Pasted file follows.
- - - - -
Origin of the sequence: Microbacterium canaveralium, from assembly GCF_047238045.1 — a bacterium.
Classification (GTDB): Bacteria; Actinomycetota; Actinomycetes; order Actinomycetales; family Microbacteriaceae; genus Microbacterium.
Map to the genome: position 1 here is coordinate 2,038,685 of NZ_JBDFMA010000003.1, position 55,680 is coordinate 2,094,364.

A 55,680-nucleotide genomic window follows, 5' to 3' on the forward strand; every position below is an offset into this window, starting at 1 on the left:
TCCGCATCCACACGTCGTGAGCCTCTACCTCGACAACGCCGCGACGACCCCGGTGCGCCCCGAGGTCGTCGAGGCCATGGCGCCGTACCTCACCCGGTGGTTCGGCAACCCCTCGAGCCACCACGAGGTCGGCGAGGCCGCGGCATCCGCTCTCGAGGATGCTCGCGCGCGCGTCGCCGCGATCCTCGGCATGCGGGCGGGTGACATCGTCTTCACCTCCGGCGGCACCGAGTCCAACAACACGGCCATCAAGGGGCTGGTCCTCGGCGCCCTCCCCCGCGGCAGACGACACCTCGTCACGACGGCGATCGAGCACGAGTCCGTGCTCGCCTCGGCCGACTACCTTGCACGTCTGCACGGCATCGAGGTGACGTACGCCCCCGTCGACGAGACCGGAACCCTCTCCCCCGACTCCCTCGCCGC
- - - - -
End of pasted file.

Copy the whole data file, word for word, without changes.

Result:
Origin of the sequence: Microbacterium canaveralium, from assembly GCF_047238045.1 — a bacterium.
Classification (GTDB): Bacteria; Actinomycetota; Actinomycetes; order Actinomycetales; family Microbacteriaceae; genus Microbacterium.
Map to the genome: position 1 here is coordinate 2,038,685 of NZ_JBDFMA010000003.1, position 55,680 is coordinate 2,094,364.

A 55,680-nucleotide genomic window follows, 5' to 3' on the forward strand; every position below is an offset into this window, starting at 1 on the left:
TCCGCATCCACACGTCGTGAGCCTCTACCTCGACAACGCCGCGACGACCCCGGTGCGCCCCGAGGTCGTCGAGGCCATGGCGCCGTACCTCACCCGGTGGTTCGGCAACCCCTCGAGCCACCACGAGGTCGGCGAGGCCGCGGCATCCGCTCTCGAGGATGCTCGCGCGCGCGTCGCCGCGATCCTCGGCATGCGGGCGGGTGACATCGTCTTCACCTCCGGCGGCACCGAGTCCAACAACACGGCCATCAAGGGGCTGGTCCTCGGCGCCCTCCCCCGCGGCAGACGACACCTCGTCACGACGGCGATCGAGCACGAGTCCGTGCTCGCCTCGGCCGACTACCTTGCACGTCTGCACGGCATCGAGGTGACGTACGCCCCCGTCGACGAGACCGGAACCCTCTCCCCCGACTCCCTCGCCGC